I don’t remember how the habit started. It wasn’t a conscious choice like taking up jogging, but it developed as all do—progressively. One act of pleasure bumps into another until it’s a daily delight. A treat. And my oh my. How can something that brings a smile one day and on the next, seem to be wrong? Another one? Isn’t that excessive? No one else is involved. After all, I’ve got this handled.
At times, I stay up too late browsing the internet. I’m not reading a good book or researching my family tree, just browsing random crap. YouTube videos, current news, or shopping for things I’ll never buy. If I were reading, at least it would be beneficial for my brain cells, right? So down the trail and then turn right. Stop!
My one-year-old cat, Dot, is a hunter. He drags his “kills.” He attacks, wrestles, and drags small rugs and blankets around the house. They are gnawed to death. Usually, they are tugged to the food bowl, him growling the entire way. I see it as some instinct he has to bring in a carcass. His version of the gazelle is a brown Mexican blanket that he yanks by its corner. Sometimes he’ll donate his prey to the other cats while they sleep.
Dot has a Q-tip habit. He begs for them, even meowing and waking me at two in the morning when the rest of the world is sleeping. He needs a fix. It is nearly an obsession. Cat games. This cat hunts ear swabs. He hides his skinny, ear swab prey under a rug, then pounces, then discovering it again.
Creatures of nature are instinctive. Humans use instincts but also have developed habits. But we can update old practices. Thankfully we can learn. Whatever it is we want to alter, we can retrain ourselves. It feels odd at first. If it’s essential and we introduce it consistently, we can change. But Dot, the hunter, might forever be addicted to his human ear probes. I might forever be gathering them from odd places, like from my shoes.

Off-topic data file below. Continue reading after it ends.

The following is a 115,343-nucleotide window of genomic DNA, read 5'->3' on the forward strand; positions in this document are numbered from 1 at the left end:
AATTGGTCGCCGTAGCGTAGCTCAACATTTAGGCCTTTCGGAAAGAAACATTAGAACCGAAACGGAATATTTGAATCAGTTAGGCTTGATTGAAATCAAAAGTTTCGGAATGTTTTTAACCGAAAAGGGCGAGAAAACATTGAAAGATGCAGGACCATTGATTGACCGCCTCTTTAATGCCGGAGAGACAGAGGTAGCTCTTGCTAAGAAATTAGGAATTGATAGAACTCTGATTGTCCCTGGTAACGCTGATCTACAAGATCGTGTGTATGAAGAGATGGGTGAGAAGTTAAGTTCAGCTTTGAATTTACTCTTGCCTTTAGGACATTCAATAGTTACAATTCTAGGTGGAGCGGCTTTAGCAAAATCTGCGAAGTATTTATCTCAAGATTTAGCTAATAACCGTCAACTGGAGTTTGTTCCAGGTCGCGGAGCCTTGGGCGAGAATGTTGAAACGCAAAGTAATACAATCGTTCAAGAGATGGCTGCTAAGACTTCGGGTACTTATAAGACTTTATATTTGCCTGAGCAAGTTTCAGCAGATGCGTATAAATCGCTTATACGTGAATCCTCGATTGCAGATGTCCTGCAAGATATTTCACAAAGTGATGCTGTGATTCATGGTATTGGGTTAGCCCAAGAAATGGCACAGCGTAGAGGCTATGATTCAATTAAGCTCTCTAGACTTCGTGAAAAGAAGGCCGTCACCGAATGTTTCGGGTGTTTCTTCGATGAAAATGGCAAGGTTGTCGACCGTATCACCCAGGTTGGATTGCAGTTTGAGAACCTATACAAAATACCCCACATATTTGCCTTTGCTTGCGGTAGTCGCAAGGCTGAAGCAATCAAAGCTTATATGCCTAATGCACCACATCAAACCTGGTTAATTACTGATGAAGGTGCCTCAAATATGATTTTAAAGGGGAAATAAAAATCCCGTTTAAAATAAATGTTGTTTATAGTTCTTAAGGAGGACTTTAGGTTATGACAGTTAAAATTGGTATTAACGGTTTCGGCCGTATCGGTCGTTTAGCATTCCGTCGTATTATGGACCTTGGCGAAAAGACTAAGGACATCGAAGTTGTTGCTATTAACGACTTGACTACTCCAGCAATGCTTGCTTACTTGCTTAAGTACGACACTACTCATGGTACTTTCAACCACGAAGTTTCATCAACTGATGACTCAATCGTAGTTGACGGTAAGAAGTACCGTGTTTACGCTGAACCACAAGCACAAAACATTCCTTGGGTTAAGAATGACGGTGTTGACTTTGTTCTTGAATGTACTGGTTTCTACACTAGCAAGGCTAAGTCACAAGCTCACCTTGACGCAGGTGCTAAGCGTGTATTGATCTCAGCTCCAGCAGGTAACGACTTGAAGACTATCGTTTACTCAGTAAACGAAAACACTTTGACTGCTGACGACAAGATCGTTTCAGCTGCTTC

We’re rushing headlong toward a new year, and that means new resolutions with new false promises. Why set ourselves up for puffed-up expectations. Instead, let’s take a look at what we have that’s working. Let’s keep our hopes tied to what we are loving now. We don’t need to fling our energy out into the new year like a scattered seed when we can keep it close and grow more. We can grow stronger.
You have skills. Ideas float in your head. Do you know how far away you are from success? Where is a success? Is it a place? A feeling? Will it find you? Or do you put on your hiking boots to climb the mountain, kissing the hand of the King that grants special favors?
Can you name one thing you do rather well? What about five? This week it would be good if you could find the time to grab some paper, any paper, even the back of an envelope, and a writing implement. Write the numbers one through five in a list format. Put this list on your bathroom mirror or your refrigerator, somewhere you will see it. We are going to list our best skills.
Let’s start. Write five skills.
Do you keep your promises?
Maybe you’re on time.
Can you write a moving speech?
Do you care for children who love you?
Taking care of your body with good food and walking is a real achievement.
Have you recently learned a valuable lesson for life?
These are items and others like them could be on your list. What do you do well? What is going right? This is the foundation upon which you can build a better life. If you remember, place the paper in a prominent place.
If you find yourself not finishing projects and you want to retrain your mind, here is a tactic. Make a list and do one thing a day to keep yourself accountable. By practicing daily, we climb out of the ruts where we are stuck. We can make short, easy to complete tasks such as reading one paragraph or dancing five minutes. Continue until you relearn the pleasure that comes from your accomplishments. Feel the pride. It’s your thing.
Your mind will try to protect you from this but know you are safe. You’ll have enough energy left over, enough time, and even enough inspiration. You won’t run out of fuel. Your mind is locked in scarcity and is protecting you by holding that mode.